I believe I would make a valuable contribution to a corporation’s board of directors. How would I position myself to be asked to serve on one that provides compensation? I have volunteered as a board member on state chapters of professional organizations, local Red Cross chapters, and the United Way.
—N. Bonaparte Jr., Via the Internet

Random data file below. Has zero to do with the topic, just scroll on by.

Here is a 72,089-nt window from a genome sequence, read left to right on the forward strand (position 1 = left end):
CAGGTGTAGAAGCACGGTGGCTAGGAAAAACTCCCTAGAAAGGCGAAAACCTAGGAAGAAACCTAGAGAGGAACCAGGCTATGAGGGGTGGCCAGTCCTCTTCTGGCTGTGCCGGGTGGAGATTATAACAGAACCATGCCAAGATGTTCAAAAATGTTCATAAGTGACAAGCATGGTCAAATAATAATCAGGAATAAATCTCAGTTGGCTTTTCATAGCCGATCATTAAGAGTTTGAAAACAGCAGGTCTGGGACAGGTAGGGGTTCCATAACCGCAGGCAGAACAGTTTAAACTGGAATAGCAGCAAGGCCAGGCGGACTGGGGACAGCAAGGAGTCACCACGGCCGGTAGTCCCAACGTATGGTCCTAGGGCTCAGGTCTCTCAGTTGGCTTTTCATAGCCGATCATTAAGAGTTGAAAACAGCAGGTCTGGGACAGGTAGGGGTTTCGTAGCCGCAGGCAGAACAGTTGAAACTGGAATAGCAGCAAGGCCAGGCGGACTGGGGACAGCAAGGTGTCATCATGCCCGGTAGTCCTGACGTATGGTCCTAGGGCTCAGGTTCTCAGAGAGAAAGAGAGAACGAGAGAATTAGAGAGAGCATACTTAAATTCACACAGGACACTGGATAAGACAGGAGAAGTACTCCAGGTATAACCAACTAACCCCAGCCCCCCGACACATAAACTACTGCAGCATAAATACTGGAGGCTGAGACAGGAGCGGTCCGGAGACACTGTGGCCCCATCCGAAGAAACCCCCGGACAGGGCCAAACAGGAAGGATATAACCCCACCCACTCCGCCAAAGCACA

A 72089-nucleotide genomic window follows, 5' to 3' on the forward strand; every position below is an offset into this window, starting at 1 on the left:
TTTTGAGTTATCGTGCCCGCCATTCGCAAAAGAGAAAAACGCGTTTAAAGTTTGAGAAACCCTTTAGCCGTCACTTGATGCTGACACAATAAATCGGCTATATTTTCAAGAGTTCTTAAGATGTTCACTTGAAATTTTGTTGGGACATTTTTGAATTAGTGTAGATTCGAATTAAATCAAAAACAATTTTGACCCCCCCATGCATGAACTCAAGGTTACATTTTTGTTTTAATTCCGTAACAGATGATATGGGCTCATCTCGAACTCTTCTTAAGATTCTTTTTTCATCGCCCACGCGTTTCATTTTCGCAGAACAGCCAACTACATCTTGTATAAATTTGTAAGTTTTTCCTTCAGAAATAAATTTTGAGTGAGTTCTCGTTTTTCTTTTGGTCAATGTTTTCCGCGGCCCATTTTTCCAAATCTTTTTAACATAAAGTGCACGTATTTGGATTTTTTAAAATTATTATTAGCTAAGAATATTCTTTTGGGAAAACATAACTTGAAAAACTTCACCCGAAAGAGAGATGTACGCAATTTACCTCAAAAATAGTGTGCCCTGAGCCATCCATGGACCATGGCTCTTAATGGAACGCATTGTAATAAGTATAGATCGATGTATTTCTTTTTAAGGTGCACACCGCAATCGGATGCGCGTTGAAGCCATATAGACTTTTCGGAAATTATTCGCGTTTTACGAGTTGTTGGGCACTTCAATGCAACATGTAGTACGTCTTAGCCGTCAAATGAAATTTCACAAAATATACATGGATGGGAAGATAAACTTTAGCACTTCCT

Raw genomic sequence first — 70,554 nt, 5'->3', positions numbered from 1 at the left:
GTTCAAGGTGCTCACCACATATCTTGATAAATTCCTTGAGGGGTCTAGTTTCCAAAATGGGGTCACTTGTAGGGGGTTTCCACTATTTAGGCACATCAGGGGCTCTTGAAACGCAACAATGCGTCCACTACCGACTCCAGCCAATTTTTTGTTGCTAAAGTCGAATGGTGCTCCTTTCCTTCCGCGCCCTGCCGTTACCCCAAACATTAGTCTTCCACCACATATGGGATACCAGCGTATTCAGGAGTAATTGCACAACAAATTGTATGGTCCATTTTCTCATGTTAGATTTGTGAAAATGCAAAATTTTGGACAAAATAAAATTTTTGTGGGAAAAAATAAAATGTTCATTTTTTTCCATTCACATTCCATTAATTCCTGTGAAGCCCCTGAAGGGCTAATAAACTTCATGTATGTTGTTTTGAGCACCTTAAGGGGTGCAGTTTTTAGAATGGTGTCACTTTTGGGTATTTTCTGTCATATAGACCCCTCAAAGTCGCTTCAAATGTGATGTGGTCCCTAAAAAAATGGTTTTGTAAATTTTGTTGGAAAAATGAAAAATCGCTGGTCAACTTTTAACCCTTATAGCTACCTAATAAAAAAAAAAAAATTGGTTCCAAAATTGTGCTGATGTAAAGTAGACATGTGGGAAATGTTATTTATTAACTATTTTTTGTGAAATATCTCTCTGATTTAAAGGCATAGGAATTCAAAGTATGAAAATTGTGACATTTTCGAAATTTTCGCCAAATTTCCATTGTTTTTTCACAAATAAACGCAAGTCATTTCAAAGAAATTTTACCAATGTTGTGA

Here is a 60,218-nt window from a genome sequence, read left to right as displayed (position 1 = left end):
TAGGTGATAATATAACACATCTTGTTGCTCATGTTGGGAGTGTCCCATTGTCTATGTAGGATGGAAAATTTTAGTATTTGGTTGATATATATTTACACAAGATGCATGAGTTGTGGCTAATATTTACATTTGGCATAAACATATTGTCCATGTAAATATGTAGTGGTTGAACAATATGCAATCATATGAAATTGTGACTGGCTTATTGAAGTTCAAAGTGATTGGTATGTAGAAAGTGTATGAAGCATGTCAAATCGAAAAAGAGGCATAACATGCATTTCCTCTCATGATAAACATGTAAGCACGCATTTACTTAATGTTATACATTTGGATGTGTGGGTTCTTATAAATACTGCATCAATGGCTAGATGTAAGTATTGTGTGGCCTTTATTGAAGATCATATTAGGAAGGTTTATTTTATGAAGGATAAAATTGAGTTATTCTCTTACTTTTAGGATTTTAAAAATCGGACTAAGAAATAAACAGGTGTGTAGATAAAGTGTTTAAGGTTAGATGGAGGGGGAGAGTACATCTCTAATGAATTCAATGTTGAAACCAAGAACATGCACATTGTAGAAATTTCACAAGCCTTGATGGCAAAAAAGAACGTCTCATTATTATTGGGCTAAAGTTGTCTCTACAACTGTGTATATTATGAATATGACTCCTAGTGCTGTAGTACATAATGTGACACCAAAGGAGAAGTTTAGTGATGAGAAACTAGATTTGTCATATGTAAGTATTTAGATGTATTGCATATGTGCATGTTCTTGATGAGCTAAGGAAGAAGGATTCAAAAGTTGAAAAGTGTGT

Our February 2008 cover story, “Boardroom Power,” outlined the level of responsibility entrusted to corporate board members who are required to govern every aspect of a company’s business objective. Board membership is not a position for which you can apply or campaign. It was the fund-raising efforts of Mellody Hobson, president of Ariel Capital Management L.L.C., on behalf of Bill Bradley’s campaign to win the 2000 Democratic presidential nomination that fostered a relationship that eventually led to Hobson’s sitting on the board of Starbucks with Bradley. Having nonprofit experience is excellent, but at the corporate level you must develop a strong reputation in a particular area and then cultivate a platform and a strong network to support your ambitions. You should be active in influential political and business organizations, accepting speaking engagements and sitting on professional panels. You can start with your present affiliations, but you’ll need to demonstrate that you are indeed a power player—and not just another volunteer. Watch Black Enterprise Business Report on BlackEnterprise.com for more info on corporate governance.